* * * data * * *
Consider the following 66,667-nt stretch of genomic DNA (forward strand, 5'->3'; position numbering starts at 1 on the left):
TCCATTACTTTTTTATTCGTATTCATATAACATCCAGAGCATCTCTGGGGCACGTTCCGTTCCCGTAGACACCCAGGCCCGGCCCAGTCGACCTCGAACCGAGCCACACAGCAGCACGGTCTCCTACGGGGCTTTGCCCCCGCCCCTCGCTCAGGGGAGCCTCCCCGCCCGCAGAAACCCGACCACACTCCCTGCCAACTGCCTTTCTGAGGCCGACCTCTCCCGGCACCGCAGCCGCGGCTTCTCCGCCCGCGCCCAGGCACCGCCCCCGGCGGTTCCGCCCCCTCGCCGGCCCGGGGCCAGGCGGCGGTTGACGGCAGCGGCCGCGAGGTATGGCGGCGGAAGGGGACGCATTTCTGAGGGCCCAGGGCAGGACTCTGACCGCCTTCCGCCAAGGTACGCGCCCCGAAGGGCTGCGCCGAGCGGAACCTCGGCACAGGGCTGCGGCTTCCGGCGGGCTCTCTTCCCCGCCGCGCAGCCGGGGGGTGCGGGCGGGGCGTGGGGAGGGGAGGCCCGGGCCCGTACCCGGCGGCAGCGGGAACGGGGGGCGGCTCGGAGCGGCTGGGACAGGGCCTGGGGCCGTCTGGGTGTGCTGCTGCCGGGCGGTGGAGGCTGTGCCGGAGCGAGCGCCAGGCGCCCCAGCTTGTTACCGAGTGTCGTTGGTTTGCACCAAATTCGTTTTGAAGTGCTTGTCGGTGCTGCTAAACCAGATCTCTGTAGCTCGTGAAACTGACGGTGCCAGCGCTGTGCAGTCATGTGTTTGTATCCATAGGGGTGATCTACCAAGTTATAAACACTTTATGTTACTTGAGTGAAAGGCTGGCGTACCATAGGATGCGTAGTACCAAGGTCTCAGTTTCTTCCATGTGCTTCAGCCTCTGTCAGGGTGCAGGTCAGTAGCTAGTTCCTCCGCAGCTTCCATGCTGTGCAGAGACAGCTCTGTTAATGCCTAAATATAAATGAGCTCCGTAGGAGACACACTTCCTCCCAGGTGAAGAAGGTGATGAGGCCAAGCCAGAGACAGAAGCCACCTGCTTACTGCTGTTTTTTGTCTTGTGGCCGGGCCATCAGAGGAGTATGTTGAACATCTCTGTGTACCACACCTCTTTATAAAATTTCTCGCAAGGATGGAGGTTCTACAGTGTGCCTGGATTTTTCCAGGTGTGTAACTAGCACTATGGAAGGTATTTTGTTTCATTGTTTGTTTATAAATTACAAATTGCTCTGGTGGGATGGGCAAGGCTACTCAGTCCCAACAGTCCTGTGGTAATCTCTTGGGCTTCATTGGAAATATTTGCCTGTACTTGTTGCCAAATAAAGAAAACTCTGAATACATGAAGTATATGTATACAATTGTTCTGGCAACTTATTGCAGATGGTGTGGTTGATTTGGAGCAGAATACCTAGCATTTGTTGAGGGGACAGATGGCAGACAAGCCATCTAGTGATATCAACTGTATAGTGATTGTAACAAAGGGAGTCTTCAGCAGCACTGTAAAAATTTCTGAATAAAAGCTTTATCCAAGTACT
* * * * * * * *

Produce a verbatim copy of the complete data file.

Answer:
Consider the following 66,667-nt stretch of genomic DNA (forward strand, 5'->3'; position numbering starts at 1 on the left):
TCCATTACTTTTTTATTCGTATTCATATAACATCCAGAGCATCTCTGGGGCACGTTCCGTTCCCGTAGACACCCAGGCCCGGCCCAGTCGACCTCGAACCGAGCCACACAGCAGCACGGTCTCCTACGGGGCTTTGCCCCCGCCCCTCGCTCAGGGGAGCCTCCCCGCCCGCAGAAACCCGACCACACTCCCTGCCAACTGCCTTTCTGAGGCCGACCTCTCCCGGCACCGCAGCCGCGGCTTCTCCGCCCGCGCCCAGGCACCGCCCCCGGCGGTTCCGCCCCCTCGCCGGCCCGGGGCCAGGCGGCGGTTGACGGCAGCGGCCGCGAGGTATGGCGGCGGAAGGGGACGCATTTCTGAGGGCCCAGGGCAGGACTCTGACCGCCTTCCGCCAAGGTACGCGCCCCGAAGGGCTGCGCCGAGCGGAACCTCGGCACAGGGCTGCGGCTTCCGGCGGGCTCTCTTCCCCGCCGCGCAGCCGGGGGGTGCGGGCGGGGCGTGGGGAGGGGAGGCCCGGGCCCGTACCCGGCGGCAGCGGGAACGGGGGGCGGCTCGGAGCGGCTGGGACAGGGCCTGGGGCCGTCTGGGTGTGCTGCTGCCGGGCGGTGGAGGCTGTGCCGGAGCGAGCGCCAGGCGCCCCAGCTTGTTACCGAGTGTCGTTGGTTTGCACCAAATTCGTTTTGAAGTGCTTGTCGGTGCTGCTAAACCAGATCTCTGTAGCTCGTGAAACTGACGGTGCCAGCGCTGTGCAGTCATGTGTTTGTATCCATAGGGGTGATCTACCAAGTTATAAACACTTTATGTTACTTGAGTGAAAGGCTGGCGTACCATAGGATGCGTAGTACCAAGGTCTCAGTTTCTTCCATGTGCTTCAGCCTCTGTCAGGGTGCAGGTCAGTAGCTAGTTCCTCCGCAGCTTCCATGCTGTGCAGAGACAGCTCTGTTAATGCCTAAATATAAATGAGCTCCGTAGGAGACACACTTCCTCCCAGGTGAAGAAGGTGATGAGGCCAAGCCAGAGACAGAAGCCACCTGCTTACTGCTGTTTTTTGTCTTGTGGCCGGGCCATCAGAGGAGTATGTTGAACATCTCTGTGTACCACACCTCTTTATAAAATTTCTCGCAAGGATGGAGGTTCTACAGTGTGCCTGGATTTTTCCAGGTGTGTAACTAGCACTATGGAAGGTATTTTGTTTCATTGTTTGTTTATAAATTACAAATTGCTCTGGTGGGATGGGCAAGGCTACTCAGTCCCAACAGTCCTGTGGTAATCTCTTGGGCTTCATTGGAAATATTTGCCTGTACTTGTTGCCAAATAAAGAAAACTCTGAATACATGAAGTATATGTATACAATTGTTCTGGCAACTTATTGCAGATGGTGTGGTTGATTTGGAGCAGAATACCTAGCATTTGTTGAGGGGACAGATGGCAGACAAGCCATCTAGTGATATCAACTGTATAGTGATTGTAACAAAGGGAGTCTTCAGCAGCACTGTAAAAATTTCTGAATAAAAGCTTTATCCAAGTACT